All parents in England will be offered the chance of a hearing test for their newborn baby shortly after its birth.
All babies will be screened shortly after birth
Over 1,600 babies will be screened every day as part of the NHS New-born Hearing Screening Programme as it is rolled out across the country.
That programme checks babies' hearing using equipment that measures how well their ears respond to sound.
The new technology reduces the possibility of missing hearing impairment or deafness at birth.
It enables hearing to be tested at an earlier age than the traditional, less reliable, Infant Distraction Test.
And it identifies hearing loss and impairment on average two years earlier than previous methods.
Professor Adrian Davis, director of the screening programme, said: "Over 1,000 babies are born each year in England with deafness or hearing loss in one, or both, ears.
"It is essential, therefore, that this is identified early. The programme does just that, enabling parents to access the appropriate support for their babies as quickly as possible."
Professor Al Aynsley-Green, Children's Commissioner for England, said it was important to give every child the support needed to achieve their full potential.
He said: "The newborn hearing screening programme will help to achieve this by giving hundreds of babies born with hearing impairment and deafness the opportunity to develop communication skills and bond with their parents from an early age."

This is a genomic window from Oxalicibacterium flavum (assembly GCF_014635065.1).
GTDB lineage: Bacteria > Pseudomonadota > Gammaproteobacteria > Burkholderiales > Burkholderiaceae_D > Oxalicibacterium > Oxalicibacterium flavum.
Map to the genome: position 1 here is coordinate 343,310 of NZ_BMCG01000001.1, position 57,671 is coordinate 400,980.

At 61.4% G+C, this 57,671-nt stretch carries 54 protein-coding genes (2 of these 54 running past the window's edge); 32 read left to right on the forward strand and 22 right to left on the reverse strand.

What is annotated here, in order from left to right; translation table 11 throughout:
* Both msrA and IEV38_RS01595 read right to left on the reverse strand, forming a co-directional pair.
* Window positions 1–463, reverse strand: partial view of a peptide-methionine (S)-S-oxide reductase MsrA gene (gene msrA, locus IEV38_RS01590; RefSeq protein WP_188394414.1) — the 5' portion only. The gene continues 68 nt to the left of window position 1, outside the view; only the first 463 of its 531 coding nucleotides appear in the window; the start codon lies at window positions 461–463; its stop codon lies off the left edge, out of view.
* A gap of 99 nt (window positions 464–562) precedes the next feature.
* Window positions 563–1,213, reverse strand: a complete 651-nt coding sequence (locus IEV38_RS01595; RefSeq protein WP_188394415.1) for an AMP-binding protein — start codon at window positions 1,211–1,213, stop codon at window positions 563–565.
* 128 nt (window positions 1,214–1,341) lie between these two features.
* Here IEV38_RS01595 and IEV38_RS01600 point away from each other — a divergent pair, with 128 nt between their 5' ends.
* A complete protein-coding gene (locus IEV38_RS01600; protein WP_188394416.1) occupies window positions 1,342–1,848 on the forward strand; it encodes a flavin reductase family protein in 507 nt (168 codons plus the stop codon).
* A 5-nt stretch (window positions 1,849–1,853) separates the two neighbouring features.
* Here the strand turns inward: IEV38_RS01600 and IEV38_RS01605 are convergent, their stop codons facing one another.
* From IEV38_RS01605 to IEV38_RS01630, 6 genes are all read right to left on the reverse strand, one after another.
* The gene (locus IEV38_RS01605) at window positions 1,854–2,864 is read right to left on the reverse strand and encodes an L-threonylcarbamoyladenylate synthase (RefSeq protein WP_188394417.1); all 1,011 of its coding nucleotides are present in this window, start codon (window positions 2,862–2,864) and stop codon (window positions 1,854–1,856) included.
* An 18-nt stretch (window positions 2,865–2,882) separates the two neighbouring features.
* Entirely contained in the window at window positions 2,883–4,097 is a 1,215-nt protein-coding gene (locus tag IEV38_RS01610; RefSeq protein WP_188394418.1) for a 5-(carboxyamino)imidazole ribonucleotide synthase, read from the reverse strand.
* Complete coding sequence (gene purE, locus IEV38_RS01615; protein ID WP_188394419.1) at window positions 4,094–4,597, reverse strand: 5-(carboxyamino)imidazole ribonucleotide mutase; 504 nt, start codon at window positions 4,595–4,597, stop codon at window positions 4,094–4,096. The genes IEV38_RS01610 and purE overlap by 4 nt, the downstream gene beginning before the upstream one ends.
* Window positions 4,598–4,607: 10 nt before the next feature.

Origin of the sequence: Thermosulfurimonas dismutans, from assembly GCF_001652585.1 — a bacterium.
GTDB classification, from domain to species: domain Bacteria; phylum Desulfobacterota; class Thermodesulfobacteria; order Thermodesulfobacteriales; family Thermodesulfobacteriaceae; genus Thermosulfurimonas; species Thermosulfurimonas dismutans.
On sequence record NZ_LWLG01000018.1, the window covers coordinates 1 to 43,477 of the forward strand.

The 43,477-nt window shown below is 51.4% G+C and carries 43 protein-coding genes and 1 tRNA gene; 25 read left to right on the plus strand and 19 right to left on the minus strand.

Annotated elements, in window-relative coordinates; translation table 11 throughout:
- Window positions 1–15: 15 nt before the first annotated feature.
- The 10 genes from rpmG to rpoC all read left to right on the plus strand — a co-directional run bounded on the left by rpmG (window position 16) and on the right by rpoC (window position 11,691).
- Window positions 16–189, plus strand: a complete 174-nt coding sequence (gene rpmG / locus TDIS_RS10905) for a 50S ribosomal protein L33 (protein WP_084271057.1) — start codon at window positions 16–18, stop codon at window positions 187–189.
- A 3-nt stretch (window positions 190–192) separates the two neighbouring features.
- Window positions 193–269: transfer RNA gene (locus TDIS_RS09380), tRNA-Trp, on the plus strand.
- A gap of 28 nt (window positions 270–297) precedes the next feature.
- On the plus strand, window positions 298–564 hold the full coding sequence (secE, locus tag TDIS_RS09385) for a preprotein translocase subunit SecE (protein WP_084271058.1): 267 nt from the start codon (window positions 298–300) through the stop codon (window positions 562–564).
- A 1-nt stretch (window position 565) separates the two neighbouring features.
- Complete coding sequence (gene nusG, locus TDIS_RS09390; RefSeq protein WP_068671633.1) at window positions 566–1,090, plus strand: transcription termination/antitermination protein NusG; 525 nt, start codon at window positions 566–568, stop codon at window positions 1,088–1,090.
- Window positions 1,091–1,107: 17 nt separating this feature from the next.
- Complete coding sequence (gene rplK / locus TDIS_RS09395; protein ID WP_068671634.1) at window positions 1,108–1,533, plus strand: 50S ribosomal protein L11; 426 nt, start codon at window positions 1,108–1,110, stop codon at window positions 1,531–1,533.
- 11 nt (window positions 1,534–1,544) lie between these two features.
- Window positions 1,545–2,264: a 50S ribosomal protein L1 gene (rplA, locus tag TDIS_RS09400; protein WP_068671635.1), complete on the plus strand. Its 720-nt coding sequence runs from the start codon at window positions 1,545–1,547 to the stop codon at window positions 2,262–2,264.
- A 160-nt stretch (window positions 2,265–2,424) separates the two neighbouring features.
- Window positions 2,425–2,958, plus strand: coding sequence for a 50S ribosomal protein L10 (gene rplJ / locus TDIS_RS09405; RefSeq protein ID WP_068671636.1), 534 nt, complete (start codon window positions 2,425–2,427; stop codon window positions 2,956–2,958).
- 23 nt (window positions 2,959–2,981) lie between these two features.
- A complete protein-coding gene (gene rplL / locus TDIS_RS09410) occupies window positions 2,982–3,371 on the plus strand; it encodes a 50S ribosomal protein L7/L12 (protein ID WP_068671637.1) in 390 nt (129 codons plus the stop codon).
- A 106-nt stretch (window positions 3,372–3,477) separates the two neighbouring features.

Angela King, a senior audiology specialist for the Royal National Institute for the Deaf, welcomed the national roll-out.
She said: "For too long, families have faced long periods of worry and uncertainty if they began to suspect that their child wasn't hearing them.
"If your baby is deaf, it's important to know as soon as possible so that you can give them the best possible chance to develop language and communication skills and be fully involved in everything around them.
"It is also vital that, in each part of the country, information and support services for families are ready to swing into action once it has been identified that a baby is deaf."
The decision to implement a national hearing screening programme for newborn babies was made in 2000 following research and advice from the UK National Screening Committee.
The programme tests babies' hearing using an Automated Otoacoustic Emissions test (AOAE).
The test takes only a few minutes and is completely safe and painless.
A second test, known as the Automated Auditory Brainstem Response (AABR) test, may also be offered if the AOAE test does not show a strong response in one or both ears.
Babies who do not show strong responses to either the AOAE or AABR tests are referred to the local audiology department for further tests